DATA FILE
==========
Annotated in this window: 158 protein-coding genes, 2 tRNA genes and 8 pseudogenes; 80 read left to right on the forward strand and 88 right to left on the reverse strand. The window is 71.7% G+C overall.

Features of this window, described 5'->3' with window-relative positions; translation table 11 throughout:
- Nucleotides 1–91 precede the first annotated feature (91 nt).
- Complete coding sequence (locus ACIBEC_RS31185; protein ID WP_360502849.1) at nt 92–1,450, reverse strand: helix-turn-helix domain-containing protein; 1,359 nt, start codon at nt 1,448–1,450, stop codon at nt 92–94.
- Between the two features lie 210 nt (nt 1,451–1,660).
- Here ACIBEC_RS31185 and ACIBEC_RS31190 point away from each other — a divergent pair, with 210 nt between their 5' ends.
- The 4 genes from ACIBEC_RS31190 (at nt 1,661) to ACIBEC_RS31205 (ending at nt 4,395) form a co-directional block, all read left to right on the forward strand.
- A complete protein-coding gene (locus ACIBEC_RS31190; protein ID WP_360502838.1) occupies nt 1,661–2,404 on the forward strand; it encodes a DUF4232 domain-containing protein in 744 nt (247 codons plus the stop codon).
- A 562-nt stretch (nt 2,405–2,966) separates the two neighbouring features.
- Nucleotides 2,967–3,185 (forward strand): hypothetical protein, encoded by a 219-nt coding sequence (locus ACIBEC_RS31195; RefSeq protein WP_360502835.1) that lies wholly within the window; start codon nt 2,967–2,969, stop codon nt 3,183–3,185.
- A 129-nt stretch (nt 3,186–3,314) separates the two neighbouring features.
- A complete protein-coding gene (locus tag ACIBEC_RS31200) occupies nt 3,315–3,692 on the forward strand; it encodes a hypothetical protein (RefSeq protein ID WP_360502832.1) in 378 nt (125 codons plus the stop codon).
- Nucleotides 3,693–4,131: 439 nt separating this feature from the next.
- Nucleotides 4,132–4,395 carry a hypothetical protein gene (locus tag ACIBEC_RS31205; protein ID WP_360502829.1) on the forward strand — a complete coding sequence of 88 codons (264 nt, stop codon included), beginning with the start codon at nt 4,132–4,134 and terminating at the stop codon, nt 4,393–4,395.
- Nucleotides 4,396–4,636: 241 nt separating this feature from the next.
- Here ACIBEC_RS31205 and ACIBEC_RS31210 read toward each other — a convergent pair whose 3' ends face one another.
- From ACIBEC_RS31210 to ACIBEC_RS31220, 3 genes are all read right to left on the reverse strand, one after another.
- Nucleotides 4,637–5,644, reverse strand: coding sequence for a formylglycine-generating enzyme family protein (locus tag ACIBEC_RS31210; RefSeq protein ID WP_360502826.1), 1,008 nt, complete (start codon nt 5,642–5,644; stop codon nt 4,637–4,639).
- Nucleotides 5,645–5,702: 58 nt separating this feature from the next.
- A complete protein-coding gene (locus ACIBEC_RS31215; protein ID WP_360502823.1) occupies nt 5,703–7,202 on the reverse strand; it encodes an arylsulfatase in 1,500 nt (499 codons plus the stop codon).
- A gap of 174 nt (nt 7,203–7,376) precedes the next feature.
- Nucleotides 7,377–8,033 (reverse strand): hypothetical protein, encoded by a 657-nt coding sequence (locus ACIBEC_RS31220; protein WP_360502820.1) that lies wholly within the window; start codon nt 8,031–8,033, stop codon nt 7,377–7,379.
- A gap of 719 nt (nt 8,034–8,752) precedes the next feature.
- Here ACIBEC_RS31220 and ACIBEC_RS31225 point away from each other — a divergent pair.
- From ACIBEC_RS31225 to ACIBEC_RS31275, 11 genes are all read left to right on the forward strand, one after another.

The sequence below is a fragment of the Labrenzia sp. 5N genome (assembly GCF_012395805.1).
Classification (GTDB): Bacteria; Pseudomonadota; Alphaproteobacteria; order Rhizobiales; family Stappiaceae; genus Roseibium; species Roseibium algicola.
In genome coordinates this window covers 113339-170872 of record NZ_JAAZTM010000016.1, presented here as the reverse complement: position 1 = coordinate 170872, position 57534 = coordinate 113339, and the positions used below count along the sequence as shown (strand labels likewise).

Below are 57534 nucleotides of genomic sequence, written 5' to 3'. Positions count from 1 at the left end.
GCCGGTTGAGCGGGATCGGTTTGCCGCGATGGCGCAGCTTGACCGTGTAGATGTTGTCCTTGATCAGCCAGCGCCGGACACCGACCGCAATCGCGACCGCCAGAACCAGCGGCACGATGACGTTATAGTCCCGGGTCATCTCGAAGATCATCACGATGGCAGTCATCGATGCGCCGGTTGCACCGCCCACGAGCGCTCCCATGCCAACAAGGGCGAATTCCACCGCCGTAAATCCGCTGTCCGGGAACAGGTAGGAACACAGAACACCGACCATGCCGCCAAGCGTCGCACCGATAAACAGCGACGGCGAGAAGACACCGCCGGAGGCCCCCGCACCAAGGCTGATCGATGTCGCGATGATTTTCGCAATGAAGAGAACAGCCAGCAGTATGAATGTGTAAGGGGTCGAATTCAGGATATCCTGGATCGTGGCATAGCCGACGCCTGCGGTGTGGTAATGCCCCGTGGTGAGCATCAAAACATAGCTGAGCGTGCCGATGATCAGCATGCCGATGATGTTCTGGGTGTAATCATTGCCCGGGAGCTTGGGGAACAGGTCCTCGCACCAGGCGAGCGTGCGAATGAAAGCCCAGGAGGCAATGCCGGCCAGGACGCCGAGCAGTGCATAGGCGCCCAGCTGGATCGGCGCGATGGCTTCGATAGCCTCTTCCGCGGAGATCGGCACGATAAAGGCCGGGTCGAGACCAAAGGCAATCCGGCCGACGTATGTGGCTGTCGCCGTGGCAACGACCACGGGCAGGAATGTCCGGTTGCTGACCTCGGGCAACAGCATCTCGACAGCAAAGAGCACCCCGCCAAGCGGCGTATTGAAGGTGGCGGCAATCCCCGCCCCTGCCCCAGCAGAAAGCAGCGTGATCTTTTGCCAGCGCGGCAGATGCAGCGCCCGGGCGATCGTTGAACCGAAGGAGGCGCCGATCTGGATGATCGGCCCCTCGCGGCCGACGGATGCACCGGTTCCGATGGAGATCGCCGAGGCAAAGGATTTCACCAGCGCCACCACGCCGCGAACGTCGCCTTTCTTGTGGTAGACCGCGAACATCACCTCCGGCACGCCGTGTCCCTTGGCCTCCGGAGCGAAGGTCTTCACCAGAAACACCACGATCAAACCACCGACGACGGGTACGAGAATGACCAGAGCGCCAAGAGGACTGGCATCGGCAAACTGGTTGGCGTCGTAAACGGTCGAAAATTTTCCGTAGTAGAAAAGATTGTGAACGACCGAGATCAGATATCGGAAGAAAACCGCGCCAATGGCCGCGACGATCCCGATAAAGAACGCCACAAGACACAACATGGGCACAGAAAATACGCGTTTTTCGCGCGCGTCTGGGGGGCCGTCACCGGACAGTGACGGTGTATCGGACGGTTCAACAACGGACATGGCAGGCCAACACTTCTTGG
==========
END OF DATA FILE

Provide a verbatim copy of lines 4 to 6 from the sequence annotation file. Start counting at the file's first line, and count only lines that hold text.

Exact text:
- Complete coding sequence (locus ACIBEC_RS31185; protein ID WP_360502849.1) at nt 92–1,450, reverse strand: helix-turn-helix domain-containing protein; 1,359 nt, start codon at nt 1,448–1,450, stop codon at nt 92–94.
- Between the two features lie 210 nt (nt 1,451–1,660).
- Here ACIBEC_RS31185 and ACIBEC_RS31190 point away from each other — a divergent pair, with 210 nt between their 5' ends.